I also had to get saved, learn to speak in tongues and when ever I was bad, I was reminded that I could grow up and become the anti-christ.

    Four, yes psychology is a new science but there are basic truths that are universal. Although I attend to school (working on a degree that can be used in parental child abduction), I have been certified in Colorado, New Mexico and federally to work with juveniles that have been incarcerated. I have seen the effects of abuse, neglect and abandonment and I see a lot of similarities with parental child abduction.

    As to the writer of the above. Yes, without a doubt ( and I have experienced BOTH), parental child abduction is worse! To put it another way, when a stranger abducts a child, the child always knows that mommy and daddy are waiting for them when they come home. granted, it may be and will be a long haul to heal, but the trust in their parents is intact. So my question is, when a parent steals their child, tells them the other parent is dead, hates them, evil, abandoned them and so on, who does the child trust? If mommy or daddy lied and kidnapped you, who do you trust? The entire structure of what trust and family is is forever broken.

    As for seeing abuse, conflicts and hate, well upon return I found that my mother had been being assaulted by her new husband. See, professionals have found that many parents after their children have been taken tend to seek punishment for having their children ripped from them. My mother’s then husband hated that she was always sad and grief ridden over having her children stolen.

    Over the next two years I watched him beat her, knock her unconscious and steal her purse while driving down the alley way of our home pulling my mom and me, as my mom would not let go of the purse- which held our only money, he held out the window. Or the times he beat me down and mom had to jump on his back and break his black Ovation guitar over him to get him off me while I called the police. Finally on my 13th birthday I was forced to not go to school but get a job and pay rent to live in his home. My mother was finally beat unconscious in 1985 when her husband beat her so bad that he broke the toilet bowl with her face and left a blood trail on the hallway wall, all because I split his beer.

    Yes, I have seen both and I can tell you that the effects from the abduction were like wakes & ripples that have effects to this very day. I never doubted my mom’s love or felt abused while with mom and her husband, and have talked to many other children who felt that they were able to overcome those abusive home environments. Now I am in no way down playing the abuse that went on upon return. in fact, I believe that both are relevant and need to be addressed. However, the abduction was worse.

    I started researching and building up all my documentation for book II, Wakes & Ripples, which covers this subject from the age of 11 to 17. I have had to pull together many interviews, police and school records. I have had to verify addresses and places of employment. This research is still underway as I have tried to avoid the pop culture idea of sensationalizing my story but trying to keep it pure and accurate as possible. I believe that by providing a case study, we can find ways to prevent, educate and inform others on how to stop this terrible crime. I can not tell you if life would have been different had I not been kidnapped. What I can tell you is that once you throw that rock in to the waters of childhood there is no going back, we must live with the change in the water’s course and the ripples that follow.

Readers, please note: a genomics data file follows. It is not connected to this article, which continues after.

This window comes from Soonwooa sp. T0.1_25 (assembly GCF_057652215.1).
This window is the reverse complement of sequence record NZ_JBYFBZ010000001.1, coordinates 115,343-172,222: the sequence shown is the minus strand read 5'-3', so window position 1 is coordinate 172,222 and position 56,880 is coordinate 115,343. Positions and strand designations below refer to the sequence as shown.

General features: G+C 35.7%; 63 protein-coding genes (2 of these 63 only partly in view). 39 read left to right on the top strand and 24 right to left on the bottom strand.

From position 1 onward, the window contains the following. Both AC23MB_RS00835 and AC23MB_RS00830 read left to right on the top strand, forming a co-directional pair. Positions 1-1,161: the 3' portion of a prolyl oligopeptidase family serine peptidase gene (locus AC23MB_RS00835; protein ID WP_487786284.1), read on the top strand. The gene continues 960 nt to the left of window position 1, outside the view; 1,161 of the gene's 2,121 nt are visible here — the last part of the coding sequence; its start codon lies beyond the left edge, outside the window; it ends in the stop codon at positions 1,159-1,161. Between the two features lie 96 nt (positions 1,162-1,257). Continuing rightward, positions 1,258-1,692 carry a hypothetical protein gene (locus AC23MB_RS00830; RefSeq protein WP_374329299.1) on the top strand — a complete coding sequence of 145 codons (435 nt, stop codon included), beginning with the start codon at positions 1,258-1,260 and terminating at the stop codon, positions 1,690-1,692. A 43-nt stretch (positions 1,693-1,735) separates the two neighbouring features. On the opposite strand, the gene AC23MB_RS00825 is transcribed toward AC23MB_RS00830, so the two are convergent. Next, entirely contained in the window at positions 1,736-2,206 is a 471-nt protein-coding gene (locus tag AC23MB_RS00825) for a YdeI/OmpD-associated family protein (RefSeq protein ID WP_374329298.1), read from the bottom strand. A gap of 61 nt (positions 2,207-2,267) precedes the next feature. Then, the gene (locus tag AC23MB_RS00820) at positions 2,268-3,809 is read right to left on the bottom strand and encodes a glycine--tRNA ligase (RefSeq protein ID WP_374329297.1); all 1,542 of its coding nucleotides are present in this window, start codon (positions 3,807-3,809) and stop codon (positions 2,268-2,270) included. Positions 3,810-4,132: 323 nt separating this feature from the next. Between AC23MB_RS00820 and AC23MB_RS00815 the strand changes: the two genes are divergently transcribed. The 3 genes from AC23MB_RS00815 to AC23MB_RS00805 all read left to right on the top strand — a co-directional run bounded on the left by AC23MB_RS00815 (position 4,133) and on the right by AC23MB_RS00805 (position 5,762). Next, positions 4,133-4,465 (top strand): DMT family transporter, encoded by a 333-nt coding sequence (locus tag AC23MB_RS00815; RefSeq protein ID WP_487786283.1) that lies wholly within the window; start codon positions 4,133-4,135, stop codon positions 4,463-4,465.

To sum it up; kidnapping one’s child, and kidnapping is all it is, is the worst thing you can do to your child. If you are in a bad relationship there are outlets you can use to get help. Children are not our property in the sense of chattel. We have to think about what they need first and I have yet to have fond a parent who kidnapped their child who did not have some vindictive motive behind it. This is why children are often used as weapons in court during a divorce.

    Domestic violence is horrific! The years I lived with it, I was always frightened but, they did not have the impact as the years abducted. It was not because of the domestic violence years that ended my relationship with all my family. It was the abduction years. The actions my father made that tore a part our family in ways that I cannot begin to explain in this comment box.
    I hope I have answered your questions.

    Kindest Regards,

    Ken Connelly


    Ken Connely

    April 16, 2010 at 9:05 pm

  3. Dear Family Matters,

    I just re-read your post on my guest book page. I would love to talk with you at some point int he future and answer your questions in greater detail. Please feel free to contact me.


    Ken Connelly

    Ken Connely

    April 16, 2010 at 9:15 pm

  4. I previously posted an answer to the above questions. I will answer quickly here. If anyone wishes to have an answer in greater detail, feel free to contact me.

    Although domestic violence is terrible, parental child abduction is worse. I have experienced both and have heard many others who have also experienced both like me, at different points in their life and we all agree; parental child abduction is by far the greater of two the evils. ~ Ken Connelly (Throwing Stones; Parental Child Abduction through the Eyes of a Child.)

    {{In-line reply from blog author}}
    Thanks for telling me the HOW of your case. I have not read your book, but responded to the website after you commented on this one.